The Singer or the Song?

One night about 30 years ago, I settled into my seat in the upper reaches of the Metropolitan Opera House where I had gone to attend a performance of La Forza del Destino. A woman already seated a few places away let out a small cry of anguish, for she had just read the hastily printed strip of paper the management had inserted in the program book, announcing some change in the cast. She grabbed her coat and purse and walked out. I stayed. I was there to hear Verdi, not Madame xxx, though I would certainly have enjoyed her art.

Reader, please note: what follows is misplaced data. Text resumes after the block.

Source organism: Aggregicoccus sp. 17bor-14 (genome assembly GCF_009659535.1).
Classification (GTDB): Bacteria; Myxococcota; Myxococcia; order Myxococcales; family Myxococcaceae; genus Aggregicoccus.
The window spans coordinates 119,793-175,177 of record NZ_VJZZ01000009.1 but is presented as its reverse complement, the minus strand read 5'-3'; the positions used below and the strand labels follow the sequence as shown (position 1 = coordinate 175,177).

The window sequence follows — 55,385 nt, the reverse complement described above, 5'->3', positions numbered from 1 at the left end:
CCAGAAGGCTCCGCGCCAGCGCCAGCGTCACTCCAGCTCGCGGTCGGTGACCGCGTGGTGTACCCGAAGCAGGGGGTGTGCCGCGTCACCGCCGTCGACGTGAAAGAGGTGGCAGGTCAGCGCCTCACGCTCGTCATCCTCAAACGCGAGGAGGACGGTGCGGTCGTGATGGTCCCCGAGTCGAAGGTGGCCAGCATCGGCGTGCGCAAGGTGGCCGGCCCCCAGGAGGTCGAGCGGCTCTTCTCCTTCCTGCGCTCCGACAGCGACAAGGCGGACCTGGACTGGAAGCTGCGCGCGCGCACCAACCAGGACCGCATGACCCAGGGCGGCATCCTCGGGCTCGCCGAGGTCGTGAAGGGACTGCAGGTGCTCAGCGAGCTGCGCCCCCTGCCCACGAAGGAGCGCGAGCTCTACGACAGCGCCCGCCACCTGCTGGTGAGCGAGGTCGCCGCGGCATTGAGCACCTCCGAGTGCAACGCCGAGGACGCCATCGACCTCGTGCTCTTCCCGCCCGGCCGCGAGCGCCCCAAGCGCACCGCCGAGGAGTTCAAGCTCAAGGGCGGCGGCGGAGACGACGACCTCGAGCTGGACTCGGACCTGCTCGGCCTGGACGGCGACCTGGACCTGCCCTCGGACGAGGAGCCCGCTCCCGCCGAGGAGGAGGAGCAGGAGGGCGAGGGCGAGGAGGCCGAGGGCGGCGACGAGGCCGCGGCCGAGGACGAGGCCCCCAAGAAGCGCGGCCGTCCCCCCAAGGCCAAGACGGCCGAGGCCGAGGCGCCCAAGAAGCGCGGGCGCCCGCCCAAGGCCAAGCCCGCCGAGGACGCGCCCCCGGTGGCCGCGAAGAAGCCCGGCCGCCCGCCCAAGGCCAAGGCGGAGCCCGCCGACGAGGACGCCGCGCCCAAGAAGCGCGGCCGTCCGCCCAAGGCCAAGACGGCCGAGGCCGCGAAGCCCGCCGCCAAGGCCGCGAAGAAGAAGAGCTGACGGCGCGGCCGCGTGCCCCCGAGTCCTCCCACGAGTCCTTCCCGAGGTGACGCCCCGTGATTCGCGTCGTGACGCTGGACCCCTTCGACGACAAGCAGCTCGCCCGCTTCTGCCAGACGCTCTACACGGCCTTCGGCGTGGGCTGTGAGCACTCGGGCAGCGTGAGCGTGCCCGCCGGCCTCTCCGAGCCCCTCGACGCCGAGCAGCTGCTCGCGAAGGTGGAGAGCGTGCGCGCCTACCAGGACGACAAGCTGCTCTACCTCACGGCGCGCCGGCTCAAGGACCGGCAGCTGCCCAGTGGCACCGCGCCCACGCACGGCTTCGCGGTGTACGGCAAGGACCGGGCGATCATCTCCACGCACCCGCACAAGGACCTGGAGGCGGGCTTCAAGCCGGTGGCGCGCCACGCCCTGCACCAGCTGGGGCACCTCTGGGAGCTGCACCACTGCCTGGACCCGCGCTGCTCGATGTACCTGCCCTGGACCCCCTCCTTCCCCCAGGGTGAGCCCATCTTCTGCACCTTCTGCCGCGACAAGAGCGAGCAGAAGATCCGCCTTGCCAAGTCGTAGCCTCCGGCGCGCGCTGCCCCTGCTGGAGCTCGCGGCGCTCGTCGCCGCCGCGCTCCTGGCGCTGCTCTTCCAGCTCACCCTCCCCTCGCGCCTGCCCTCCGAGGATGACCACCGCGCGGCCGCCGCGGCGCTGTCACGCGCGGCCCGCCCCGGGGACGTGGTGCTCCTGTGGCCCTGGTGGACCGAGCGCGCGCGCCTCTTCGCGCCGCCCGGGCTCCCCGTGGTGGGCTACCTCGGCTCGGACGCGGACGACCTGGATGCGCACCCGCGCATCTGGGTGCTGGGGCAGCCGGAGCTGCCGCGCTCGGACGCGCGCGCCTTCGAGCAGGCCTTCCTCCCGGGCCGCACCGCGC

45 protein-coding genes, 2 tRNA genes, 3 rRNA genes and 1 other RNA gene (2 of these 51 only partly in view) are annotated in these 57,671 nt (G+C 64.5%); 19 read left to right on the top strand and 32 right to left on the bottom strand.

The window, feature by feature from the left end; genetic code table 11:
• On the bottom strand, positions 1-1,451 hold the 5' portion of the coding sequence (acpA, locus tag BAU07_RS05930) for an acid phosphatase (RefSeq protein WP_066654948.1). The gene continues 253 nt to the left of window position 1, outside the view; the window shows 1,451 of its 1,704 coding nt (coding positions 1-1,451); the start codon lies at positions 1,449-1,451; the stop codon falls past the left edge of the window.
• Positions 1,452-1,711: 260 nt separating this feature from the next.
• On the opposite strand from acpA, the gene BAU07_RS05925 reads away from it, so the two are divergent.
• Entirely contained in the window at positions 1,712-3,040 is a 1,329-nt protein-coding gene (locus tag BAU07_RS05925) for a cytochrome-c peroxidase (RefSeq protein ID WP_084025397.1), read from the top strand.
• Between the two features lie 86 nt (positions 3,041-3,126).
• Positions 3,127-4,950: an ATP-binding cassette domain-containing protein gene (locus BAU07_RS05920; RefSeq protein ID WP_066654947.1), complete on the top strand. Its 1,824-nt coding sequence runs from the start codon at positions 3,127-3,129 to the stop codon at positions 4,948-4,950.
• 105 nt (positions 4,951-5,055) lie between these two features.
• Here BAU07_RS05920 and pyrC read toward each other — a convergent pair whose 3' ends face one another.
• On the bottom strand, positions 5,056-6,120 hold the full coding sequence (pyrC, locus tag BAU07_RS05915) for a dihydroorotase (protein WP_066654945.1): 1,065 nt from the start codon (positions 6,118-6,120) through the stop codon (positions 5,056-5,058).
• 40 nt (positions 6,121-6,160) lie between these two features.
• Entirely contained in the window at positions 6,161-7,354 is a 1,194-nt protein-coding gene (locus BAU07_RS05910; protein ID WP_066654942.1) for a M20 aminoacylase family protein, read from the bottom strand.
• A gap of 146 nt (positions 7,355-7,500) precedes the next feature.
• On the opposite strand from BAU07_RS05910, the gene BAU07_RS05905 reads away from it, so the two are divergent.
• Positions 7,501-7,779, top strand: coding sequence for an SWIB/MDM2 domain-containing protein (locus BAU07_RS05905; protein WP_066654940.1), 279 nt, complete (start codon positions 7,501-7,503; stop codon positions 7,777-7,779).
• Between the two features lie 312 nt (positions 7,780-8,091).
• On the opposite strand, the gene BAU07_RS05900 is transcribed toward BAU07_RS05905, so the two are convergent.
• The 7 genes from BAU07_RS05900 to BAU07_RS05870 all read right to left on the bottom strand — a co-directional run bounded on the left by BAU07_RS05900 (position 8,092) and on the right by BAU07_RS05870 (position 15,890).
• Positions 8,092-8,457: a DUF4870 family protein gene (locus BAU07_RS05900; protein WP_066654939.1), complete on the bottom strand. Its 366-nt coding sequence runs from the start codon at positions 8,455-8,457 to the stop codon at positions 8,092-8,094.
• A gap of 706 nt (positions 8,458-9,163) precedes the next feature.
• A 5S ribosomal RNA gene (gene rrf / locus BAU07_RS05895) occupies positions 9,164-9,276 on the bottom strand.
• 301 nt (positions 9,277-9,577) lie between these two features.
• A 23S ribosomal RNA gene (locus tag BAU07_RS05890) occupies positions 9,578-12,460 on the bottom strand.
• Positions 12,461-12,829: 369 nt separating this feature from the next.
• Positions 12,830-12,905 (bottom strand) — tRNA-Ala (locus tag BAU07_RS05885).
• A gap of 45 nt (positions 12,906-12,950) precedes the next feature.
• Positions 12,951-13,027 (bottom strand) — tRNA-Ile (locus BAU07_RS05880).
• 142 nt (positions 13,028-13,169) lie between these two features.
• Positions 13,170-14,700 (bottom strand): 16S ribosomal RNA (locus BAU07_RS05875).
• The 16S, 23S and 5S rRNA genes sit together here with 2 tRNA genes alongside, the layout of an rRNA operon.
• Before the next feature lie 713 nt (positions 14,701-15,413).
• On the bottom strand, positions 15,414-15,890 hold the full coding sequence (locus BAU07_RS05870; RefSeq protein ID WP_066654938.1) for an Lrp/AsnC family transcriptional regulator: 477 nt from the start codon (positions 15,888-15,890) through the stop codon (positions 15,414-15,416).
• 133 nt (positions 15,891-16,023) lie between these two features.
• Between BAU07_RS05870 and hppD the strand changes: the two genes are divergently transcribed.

In a similar way, I used to be disdainful of CDs that offer some diva or divo performing a mixed grill of operatic excerpts. I want to hear the piece, whole and entire, not the singer. Yet, I did pick up a few such anthologies at an estate sale a while back, and came to realize an advantage of such collections – you get to hear pieces you might not otherwise hear. Of course it’s a pleasure to hear Bryn Terfel, on his DG disc “Tutto Mozart” offer Non più andrai, but I especially enjoyed the concert arias on the disc that I had never come across. In some cases, it is good to hear excerpts because you might not want to sit through the whole piece. I am not going to stand in line for a ticket to Le Prophet (Meyerbeer) or Cinq-Mars (Gounod) or Le Cid (Massenet) or Le Roy d’Ys (Lalo) anytime soon, but I was happy to taste a sample of these works on Vesselina Kasarova’s disc of French arias on RCA Victor, “Love Entranced“. I can say the same thing about the von Weber and Mendelssohn works on Karita Mattila’s collection, “German Romantic Arias“. Even with more familiar music, it can be illuminating to hear a string of pieces by a single composer side by side for the sake of comparison, as in Angela Gheorghiu’s “Verdi Heroines” disc for Decca. The singing on all four of these discs is first rate, but I have to admit that these anthologies are not such a bad way to encounter the music itself as well.

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